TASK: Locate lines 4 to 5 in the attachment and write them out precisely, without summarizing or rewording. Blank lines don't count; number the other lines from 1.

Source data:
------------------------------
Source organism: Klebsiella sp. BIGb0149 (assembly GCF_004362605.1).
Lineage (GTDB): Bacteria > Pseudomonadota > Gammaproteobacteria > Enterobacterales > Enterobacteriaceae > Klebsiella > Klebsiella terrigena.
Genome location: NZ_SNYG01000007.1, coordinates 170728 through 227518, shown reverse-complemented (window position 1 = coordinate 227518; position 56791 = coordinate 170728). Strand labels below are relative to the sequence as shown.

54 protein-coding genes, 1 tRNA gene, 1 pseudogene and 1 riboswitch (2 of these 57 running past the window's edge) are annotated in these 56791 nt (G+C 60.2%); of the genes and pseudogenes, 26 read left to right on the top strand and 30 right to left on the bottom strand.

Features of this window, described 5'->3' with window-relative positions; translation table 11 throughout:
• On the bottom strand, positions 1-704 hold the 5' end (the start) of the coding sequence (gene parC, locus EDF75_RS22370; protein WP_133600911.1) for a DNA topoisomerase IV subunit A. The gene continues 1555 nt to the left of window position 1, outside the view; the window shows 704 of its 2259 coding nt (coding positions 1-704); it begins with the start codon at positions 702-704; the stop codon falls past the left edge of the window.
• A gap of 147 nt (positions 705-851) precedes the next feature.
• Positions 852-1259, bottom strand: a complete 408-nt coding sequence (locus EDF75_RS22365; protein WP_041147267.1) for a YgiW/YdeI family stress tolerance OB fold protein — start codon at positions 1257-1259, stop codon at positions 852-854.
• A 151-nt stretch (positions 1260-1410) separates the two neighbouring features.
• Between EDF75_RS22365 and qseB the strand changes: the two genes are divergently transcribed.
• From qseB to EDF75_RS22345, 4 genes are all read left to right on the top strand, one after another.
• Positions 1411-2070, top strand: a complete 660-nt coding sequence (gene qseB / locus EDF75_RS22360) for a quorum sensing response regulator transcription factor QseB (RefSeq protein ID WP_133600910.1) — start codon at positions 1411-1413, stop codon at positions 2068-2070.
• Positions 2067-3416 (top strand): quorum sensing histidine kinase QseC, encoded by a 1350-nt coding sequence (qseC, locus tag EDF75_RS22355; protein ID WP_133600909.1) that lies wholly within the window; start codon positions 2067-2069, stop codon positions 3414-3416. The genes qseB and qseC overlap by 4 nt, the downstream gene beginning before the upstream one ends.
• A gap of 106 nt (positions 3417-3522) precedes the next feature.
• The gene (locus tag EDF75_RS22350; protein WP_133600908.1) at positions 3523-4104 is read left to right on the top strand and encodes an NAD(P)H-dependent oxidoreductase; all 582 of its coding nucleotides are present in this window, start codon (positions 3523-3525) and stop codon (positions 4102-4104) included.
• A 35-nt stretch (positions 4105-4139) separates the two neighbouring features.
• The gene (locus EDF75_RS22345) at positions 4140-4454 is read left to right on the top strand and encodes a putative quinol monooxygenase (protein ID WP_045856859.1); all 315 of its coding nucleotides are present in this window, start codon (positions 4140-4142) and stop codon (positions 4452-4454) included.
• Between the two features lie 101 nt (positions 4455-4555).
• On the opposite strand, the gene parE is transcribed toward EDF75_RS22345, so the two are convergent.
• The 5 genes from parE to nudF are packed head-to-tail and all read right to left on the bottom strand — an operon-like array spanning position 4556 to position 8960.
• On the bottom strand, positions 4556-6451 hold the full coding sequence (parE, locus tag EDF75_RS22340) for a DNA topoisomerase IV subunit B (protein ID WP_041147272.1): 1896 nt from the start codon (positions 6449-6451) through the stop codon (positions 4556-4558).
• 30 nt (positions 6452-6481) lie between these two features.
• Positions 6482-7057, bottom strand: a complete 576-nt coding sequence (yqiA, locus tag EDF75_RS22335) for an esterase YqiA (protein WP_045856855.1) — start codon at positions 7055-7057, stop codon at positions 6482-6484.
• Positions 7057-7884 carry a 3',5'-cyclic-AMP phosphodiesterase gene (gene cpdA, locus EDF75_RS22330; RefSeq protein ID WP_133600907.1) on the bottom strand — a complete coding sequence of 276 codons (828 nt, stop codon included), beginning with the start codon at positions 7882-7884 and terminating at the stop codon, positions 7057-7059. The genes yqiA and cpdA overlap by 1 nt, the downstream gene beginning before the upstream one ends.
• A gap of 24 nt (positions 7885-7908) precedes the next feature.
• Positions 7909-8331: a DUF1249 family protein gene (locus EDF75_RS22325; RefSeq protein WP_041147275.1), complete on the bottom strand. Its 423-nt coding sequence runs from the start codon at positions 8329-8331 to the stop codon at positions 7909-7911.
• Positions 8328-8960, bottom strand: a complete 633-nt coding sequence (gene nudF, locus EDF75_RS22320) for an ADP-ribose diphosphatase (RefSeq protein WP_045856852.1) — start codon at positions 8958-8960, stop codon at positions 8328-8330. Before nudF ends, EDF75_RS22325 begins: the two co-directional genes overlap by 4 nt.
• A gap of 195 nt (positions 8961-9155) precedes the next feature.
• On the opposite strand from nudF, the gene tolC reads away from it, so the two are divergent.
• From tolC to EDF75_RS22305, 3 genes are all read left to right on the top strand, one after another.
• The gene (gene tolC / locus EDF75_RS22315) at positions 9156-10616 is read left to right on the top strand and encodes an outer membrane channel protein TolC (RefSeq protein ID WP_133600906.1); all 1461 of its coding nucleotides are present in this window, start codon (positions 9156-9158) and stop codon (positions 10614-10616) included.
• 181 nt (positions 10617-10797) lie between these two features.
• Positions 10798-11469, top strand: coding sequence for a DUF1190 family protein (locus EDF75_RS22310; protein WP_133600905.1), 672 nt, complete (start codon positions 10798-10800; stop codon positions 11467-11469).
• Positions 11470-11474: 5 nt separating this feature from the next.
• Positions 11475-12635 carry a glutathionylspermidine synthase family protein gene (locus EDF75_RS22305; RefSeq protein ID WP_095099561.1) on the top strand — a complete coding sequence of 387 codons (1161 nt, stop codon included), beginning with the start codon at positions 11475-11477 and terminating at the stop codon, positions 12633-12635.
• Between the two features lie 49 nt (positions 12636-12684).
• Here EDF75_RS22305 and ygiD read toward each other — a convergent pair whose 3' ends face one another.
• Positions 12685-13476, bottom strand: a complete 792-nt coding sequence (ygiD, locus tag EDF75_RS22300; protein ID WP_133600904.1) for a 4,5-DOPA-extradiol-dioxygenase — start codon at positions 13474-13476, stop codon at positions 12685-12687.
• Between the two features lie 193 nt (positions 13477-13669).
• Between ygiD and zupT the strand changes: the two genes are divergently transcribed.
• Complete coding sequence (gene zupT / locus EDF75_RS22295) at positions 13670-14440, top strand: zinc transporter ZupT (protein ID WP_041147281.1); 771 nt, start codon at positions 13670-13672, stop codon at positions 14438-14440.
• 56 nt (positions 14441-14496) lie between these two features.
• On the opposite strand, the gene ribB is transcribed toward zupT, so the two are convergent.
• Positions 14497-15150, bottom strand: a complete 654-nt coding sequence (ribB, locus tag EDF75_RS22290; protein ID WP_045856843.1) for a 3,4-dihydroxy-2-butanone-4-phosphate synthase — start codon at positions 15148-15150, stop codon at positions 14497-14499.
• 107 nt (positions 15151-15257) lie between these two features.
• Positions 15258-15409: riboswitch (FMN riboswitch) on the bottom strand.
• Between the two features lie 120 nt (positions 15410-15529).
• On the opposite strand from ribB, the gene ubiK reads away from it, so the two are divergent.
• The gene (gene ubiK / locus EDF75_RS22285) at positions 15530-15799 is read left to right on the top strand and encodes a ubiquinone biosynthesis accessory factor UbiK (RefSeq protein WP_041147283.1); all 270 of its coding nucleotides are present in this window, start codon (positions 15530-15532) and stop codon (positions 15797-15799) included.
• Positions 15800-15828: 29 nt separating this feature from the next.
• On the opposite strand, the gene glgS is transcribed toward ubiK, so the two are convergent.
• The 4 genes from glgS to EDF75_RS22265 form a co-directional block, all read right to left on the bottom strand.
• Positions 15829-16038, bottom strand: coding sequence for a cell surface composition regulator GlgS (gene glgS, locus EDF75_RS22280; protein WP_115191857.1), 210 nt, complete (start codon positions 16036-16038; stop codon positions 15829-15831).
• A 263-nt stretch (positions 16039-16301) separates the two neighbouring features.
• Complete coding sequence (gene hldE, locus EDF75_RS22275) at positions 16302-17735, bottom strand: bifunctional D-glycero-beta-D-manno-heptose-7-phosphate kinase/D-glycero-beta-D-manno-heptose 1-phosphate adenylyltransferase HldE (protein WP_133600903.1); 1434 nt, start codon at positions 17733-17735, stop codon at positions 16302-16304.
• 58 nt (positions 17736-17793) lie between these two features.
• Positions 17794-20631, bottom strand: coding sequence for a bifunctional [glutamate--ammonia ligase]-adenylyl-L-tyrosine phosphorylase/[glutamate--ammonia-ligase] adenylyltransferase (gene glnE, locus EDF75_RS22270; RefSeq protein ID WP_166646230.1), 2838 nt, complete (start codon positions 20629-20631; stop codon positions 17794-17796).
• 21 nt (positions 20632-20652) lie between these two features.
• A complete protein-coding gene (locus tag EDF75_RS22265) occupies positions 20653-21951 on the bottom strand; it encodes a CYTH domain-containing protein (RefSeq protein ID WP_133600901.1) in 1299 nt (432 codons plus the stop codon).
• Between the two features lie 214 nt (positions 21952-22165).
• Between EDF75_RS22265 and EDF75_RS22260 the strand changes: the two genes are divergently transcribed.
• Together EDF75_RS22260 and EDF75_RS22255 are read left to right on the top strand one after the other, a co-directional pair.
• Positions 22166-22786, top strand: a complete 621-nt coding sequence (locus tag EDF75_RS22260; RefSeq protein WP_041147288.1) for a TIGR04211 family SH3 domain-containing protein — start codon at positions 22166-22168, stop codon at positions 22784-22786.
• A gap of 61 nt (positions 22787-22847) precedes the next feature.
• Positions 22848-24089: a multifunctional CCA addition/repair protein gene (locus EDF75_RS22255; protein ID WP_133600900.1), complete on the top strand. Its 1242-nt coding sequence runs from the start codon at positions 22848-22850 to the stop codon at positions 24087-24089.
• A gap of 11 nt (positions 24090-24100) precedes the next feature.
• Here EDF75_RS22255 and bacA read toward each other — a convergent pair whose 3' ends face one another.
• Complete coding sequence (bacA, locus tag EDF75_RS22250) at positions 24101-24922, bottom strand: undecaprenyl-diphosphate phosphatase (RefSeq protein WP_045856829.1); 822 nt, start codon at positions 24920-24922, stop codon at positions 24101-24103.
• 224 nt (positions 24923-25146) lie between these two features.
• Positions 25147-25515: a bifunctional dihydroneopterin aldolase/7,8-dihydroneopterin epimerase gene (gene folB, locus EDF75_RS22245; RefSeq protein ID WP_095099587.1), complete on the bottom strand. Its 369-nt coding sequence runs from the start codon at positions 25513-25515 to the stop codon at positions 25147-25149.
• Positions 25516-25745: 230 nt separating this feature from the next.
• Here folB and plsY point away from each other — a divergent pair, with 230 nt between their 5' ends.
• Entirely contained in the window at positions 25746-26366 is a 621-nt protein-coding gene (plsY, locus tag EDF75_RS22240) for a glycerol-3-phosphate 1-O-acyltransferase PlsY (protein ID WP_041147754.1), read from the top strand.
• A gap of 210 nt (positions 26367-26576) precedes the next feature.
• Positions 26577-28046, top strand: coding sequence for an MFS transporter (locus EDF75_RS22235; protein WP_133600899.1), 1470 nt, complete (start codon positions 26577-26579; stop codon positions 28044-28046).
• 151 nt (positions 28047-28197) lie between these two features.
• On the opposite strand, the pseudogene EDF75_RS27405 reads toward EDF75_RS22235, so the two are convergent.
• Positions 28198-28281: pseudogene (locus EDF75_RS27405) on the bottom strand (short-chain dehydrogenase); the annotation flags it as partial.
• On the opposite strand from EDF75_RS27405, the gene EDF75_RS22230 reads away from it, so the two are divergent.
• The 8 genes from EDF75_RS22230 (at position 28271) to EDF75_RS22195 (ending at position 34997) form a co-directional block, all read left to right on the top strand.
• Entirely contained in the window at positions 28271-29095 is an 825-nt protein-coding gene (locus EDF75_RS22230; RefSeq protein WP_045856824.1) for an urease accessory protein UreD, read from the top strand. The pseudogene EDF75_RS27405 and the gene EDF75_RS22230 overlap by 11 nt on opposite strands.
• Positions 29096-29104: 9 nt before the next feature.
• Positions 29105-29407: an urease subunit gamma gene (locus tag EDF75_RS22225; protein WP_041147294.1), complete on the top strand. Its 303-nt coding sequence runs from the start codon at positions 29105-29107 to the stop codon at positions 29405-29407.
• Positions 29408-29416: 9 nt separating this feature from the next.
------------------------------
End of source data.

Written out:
54 protein-coding genes, 1 tRNA gene, 1 pseudogene and 1 riboswitch (2 of these 57 running past the window's edge) are annotated in these 56791 nt (G+C 60.2%); of the genes and pseudogenes, 26 read left to right on the top strand and 30 right to left on the bottom strand.

Features of this window, described 5'->3' with window-relative positions; translation table 11 throughout: